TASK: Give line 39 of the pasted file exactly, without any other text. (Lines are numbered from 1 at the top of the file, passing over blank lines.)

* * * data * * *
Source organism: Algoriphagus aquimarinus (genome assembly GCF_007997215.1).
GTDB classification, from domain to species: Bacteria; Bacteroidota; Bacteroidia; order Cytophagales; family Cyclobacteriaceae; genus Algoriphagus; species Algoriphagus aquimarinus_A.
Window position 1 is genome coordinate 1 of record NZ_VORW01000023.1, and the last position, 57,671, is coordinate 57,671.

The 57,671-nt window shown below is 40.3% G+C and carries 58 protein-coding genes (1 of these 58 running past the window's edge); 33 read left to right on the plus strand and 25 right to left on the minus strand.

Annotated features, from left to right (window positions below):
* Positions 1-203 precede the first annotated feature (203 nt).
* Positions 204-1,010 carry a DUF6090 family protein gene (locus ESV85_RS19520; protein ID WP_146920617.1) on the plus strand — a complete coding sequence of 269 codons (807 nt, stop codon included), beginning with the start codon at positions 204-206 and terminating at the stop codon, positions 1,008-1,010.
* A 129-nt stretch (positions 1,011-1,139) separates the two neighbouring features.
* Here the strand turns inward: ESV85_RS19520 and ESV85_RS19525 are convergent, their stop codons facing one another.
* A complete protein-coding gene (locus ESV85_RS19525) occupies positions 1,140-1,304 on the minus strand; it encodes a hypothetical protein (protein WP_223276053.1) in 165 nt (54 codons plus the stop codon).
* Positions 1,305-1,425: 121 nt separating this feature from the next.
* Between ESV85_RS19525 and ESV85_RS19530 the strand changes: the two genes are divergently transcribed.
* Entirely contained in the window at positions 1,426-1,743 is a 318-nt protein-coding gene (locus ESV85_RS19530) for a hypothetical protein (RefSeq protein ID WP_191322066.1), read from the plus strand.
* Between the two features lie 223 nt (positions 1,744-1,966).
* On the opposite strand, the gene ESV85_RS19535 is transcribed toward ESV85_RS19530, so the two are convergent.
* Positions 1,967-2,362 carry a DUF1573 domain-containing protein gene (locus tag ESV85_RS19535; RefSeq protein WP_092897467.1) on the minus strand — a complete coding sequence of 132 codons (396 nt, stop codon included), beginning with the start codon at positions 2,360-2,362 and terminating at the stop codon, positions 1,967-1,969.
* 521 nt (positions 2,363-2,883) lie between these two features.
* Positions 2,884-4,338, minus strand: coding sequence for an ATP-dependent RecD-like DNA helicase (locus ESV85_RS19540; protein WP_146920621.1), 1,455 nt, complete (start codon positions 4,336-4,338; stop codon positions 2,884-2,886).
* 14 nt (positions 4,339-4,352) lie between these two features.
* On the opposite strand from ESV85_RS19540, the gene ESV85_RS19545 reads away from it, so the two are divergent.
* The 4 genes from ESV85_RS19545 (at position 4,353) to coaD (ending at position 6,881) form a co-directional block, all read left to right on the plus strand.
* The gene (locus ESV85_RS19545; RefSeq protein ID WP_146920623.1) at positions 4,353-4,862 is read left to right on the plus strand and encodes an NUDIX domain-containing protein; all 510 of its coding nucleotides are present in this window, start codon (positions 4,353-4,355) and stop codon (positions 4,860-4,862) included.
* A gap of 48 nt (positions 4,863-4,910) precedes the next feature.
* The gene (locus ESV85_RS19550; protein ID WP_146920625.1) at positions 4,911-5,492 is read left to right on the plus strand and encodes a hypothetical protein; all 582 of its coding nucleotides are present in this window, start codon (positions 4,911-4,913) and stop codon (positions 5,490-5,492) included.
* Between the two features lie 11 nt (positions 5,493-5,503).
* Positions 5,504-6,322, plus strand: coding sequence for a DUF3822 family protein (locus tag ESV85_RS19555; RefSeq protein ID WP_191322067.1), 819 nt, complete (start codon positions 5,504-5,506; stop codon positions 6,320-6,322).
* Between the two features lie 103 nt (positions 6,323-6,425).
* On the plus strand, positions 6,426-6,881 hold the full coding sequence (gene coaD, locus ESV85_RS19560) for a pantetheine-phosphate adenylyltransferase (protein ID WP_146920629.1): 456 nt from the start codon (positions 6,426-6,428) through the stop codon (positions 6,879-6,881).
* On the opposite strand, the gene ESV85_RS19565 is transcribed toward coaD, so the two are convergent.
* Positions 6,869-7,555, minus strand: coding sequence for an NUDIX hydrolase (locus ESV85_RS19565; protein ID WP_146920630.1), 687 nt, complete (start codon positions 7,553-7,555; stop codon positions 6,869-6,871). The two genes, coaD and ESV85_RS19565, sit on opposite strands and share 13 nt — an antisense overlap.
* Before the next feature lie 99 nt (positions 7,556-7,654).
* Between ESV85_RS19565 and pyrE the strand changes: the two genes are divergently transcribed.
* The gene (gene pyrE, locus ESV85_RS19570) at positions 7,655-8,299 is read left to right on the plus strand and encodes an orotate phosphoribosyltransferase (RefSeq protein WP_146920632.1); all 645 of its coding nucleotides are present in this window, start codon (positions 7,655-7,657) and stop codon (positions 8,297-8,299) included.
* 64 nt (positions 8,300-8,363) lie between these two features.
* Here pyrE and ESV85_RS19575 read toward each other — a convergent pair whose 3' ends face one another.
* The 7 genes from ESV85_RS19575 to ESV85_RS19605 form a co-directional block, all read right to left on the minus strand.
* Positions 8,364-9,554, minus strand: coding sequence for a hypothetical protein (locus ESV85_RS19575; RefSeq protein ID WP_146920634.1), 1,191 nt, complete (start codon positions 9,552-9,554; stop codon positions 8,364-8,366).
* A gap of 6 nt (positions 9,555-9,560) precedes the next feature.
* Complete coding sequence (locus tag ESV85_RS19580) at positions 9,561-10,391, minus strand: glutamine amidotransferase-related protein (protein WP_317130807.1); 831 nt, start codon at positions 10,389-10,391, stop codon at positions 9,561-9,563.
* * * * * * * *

* Complete coding sequence (locus tag ESV85_RS19580) at positions 9,561-10,391, minus strand: glutamine amidotransferase-related protein (protein WP_317130807.1); 831 nt, start codon at positions 10,389-10,391, stop codon at positions 9,561-9,563.